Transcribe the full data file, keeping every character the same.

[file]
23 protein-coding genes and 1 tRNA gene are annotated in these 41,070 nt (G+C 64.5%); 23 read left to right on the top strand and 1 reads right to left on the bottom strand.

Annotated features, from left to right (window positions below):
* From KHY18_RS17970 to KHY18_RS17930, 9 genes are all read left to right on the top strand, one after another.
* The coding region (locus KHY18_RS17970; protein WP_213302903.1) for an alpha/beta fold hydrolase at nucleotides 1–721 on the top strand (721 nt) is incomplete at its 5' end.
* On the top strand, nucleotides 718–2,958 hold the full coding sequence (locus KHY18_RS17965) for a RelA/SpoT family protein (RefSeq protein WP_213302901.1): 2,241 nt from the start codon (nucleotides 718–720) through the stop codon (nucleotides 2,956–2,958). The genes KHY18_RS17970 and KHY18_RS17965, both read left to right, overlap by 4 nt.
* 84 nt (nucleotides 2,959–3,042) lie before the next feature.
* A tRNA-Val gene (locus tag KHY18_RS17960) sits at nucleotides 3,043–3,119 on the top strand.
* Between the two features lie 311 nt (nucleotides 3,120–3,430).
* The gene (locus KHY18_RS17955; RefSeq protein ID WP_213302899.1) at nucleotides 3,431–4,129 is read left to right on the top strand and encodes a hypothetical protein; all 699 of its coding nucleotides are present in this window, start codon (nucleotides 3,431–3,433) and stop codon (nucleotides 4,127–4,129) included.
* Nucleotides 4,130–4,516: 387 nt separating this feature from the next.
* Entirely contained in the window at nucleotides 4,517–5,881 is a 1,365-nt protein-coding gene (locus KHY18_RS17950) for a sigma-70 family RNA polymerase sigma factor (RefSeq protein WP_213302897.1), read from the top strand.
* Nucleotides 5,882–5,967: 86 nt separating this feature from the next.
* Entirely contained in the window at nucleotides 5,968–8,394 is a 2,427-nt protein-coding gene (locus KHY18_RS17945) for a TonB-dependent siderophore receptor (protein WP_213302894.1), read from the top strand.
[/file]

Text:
23 protein-coding genes and 1 tRNA gene are annotated in these 41,070 nt (G+C 64.5%); 23 read left to right on the top strand and 1 reads right to left on the bottom strand.

Annotated features, from left to right (window positions below):
* From KHY18_RS17970 to KHY18_RS17930, 9 genes are all read left to right on the top strand, one after another.
* The coding region (locus KHY18_RS17970; protein WP_213302903.1) for an alpha/beta fold hydrolase at nucleotides 1–721 on the top strand (721 nt) is incomplete at its 5' end.
* On the top strand, nucleotides 718–2,958 hold the full coding sequence (locus KHY18_RS17965) for a RelA/SpoT family protein (RefSeq protein WP_213302901.1): 2,241 nt from the start codon (nucleotides 718–720) through the stop codon (nucleotides 2,956–2,958). The genes KHY18_RS17970 and KHY18_RS17965, both read left to right, overlap by 4 nt.
* 84 nt (nucleotides 2,959–3,042) lie before the next feature.
* A tRNA-Val gene (locus tag KHY18_RS17960) sits at nucleotides 3,043–3,119 on the top strand.
* Between the two features lie 311 nt (nucleotides 3,120–3,430).
* The gene (locus KHY18_RS17955; RefSeq protein ID WP_213302899.1) at nucleotides 3,431–4,129 is read left to right on the top strand and encodes a hypothetical protein; all 699 of its coding nucleotides are present in this window, start codon (nucleotides 3,431–3,433) and stop codon (nucleotides 4,127–4,129) included.
* Nucleotides 4,130–4,516: 387 nt separating this feature from the next.
* Entirely contained in the window at nucleotides 4,517–5,881 is a 1,365-nt protein-coding gene (locus KHY18_RS17950) for a sigma-70 family RNA polymerase sigma factor (RefSeq protein WP_213302897.1), read from the top strand.
* Nucleotides 5,882–5,967: 86 nt separating this feature from the next.
* Entirely contained in the window at nucleotides 5,968–8,394 is a 2,427-nt protein-coding gene (locus KHY18_RS17945) for a TonB-dependent siderophore receptor (protein WP_213302894.1), read from the top strand.